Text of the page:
The invitation to focus on one aspect of the New Commandment is very opportune for me. I intend to pray for, and work towards, promoting inclusivity amongst the various cultures that comprise my community, with special emphasis on the Chinese members. Your comment that “Jesus’ love is completely inclusive because he sees each of us as precious,” will be my canticle, with the addition of, “and that is why we are to love one another.” 
It grieves me that our neighborhood Asian newcomers feel unwelcomed and disrespected. Ours is a community of multiple faiths and cultures, yet I consider us to be tolerant. However, I see that we need to move beyond mere tolerance to acceptance and valuing diversity. It seems we have lost the awareness that we are all one in God’s eyes; created by Love for love. 

Since reading that article, I see my neighborhood through a more attentive lens. I see beauty, abundance and freedom for which we should be so grateful. If we, as a community, don’t transform these toxic thoughts of fear and separation, we stand to lose these gifts to acts of violence. Yet, there is boundless potential to be born of our multi-cultural neighborhood. Hopefully, we will grow to acknowledge our commonalities and celebrate our unique and glorious talents, gifts, garb, music, food, and so much more.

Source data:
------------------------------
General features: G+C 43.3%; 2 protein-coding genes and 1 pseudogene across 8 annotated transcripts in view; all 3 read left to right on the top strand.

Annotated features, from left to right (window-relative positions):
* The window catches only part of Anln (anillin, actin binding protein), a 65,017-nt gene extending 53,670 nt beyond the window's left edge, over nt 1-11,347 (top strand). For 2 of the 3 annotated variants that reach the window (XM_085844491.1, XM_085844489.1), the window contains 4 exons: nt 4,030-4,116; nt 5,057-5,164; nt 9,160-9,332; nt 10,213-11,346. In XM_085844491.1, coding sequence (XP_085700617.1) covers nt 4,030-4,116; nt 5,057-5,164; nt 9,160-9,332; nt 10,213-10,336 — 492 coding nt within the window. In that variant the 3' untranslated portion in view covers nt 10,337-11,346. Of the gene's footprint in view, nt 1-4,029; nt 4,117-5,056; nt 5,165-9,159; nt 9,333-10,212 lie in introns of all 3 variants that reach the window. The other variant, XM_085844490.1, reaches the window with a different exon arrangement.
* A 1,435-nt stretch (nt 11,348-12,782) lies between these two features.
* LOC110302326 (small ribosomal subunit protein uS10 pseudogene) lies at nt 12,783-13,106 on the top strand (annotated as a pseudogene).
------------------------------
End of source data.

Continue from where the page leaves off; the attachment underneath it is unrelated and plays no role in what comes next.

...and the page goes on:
Please join me in praying for healing for my local community and all communities going through the growing pains of unprecedented demographic changes. There will always be tensions to overcome However, the more we reawaken to our spiritual connection and acknowledge the dignity of each person, the more we will reap the highest good for ourselves and our brothers and sisters.

To end on a more uplifting note, I received a ‘thought for the day’ from Life Coach, Susan Gregg who draws a parallel between pineapples and a happy life. She cites that the pineapple is a “very odd fruit - very spiny on the outside, but if they are ripe they are very sweet and juicy on the inside. Not at all what you'd expect looking at one.

Kind of like life. If we react to what we think we see, we miss out on all the good stuff on the inside. When we explore just a little bit deeper we can begin to see all the love and the similarities just below the surface.”

By embracing inclusion we can savor sweetness we might otherwise miss out on experiencing!